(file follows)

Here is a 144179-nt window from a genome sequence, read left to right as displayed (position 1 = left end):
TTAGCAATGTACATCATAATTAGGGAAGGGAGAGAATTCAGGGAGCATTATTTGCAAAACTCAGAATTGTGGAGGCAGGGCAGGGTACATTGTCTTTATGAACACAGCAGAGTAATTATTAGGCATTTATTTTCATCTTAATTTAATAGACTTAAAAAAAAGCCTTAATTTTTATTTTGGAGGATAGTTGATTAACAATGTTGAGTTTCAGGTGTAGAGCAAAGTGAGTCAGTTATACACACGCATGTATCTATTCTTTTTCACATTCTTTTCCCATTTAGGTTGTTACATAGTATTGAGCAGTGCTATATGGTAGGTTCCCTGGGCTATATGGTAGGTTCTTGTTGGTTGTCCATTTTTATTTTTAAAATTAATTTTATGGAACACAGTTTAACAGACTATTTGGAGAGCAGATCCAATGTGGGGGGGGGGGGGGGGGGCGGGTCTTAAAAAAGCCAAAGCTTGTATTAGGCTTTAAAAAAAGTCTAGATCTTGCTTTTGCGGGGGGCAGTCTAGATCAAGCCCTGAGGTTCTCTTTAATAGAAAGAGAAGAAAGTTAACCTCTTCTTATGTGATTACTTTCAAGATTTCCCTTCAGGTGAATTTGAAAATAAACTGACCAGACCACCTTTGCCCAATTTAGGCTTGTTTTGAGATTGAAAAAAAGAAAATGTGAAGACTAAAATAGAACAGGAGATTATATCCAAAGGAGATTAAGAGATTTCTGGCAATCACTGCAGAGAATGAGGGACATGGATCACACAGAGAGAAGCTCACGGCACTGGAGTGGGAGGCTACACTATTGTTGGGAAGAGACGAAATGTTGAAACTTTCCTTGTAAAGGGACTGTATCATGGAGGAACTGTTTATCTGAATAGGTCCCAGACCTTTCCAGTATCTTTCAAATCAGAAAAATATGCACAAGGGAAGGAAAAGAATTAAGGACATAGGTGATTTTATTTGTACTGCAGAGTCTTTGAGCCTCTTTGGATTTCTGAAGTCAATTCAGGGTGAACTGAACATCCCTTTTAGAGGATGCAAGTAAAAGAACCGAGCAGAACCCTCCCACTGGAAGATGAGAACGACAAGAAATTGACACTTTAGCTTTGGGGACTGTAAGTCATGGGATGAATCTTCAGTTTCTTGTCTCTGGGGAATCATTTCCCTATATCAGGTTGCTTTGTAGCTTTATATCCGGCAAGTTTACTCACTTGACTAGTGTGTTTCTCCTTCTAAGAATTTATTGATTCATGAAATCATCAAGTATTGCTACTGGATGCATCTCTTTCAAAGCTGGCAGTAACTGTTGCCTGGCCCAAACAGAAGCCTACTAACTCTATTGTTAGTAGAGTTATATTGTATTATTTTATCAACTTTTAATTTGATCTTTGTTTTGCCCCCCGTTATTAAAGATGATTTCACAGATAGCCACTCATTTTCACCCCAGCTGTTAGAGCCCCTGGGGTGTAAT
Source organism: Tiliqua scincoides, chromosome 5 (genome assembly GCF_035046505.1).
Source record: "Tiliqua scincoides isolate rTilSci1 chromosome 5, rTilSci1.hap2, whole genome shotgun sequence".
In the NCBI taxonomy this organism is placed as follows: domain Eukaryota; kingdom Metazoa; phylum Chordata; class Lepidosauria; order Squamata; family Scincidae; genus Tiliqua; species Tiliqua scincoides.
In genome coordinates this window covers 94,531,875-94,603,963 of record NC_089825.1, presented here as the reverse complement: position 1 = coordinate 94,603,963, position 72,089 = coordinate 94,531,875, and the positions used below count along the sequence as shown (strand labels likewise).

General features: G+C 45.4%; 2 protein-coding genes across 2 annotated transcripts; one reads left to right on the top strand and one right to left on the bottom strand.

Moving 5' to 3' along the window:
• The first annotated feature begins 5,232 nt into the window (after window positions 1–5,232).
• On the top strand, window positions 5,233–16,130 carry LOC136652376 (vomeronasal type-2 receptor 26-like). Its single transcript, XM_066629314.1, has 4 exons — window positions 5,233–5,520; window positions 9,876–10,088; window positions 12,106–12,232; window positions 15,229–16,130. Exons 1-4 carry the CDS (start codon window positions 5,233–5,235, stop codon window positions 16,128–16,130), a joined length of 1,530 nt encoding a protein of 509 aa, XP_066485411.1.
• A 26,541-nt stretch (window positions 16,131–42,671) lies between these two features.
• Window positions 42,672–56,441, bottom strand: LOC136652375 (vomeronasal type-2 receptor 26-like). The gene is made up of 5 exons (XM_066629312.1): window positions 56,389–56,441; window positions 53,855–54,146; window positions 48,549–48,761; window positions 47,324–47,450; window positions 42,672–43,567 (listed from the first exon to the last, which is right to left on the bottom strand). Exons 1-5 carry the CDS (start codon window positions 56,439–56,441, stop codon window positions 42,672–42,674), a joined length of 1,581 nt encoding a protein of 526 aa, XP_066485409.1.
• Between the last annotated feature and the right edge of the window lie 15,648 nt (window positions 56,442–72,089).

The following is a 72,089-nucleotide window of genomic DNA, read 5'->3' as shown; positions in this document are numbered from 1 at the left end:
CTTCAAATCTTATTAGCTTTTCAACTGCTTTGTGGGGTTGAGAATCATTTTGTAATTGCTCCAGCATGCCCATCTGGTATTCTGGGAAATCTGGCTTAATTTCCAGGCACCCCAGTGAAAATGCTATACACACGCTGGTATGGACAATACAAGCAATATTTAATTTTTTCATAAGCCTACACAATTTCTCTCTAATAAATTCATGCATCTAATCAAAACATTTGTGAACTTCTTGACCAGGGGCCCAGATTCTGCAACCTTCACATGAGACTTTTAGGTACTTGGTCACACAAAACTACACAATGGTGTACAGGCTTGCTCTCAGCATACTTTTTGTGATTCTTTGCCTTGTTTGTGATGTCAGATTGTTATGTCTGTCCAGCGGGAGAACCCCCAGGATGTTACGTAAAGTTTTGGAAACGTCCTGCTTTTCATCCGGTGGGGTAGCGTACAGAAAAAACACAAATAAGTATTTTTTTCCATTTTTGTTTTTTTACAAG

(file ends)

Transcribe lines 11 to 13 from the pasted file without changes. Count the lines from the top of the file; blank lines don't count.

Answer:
• A 26,541-nt stretch (window positions 16,131–42,671) lies between these two features.
• Window positions 42,672–56,441, bottom strand: LOC136652375 (vomeronasal type-2 receptor 26-like). The gene is made up of 5 exons (XM_066629312.1): window positions 56,389–56,441; window positions 53,855–54,146; window positions 48,549–48,761; window positions 47,324–47,450; window positions 42,672–43,567 (listed from the first exon to the last, which is right to left on the bottom strand). Exons 1-5 carry the CDS (start codon window positions 56,439–56,441, stop codon window positions 42,672–42,674), a joined length of 1,581 nt encoding a protein of 526 aa, XP_066485409.1.
• Between the last annotated feature and the right edge of the window lie 15,648 nt (window positions 56,442–72,089).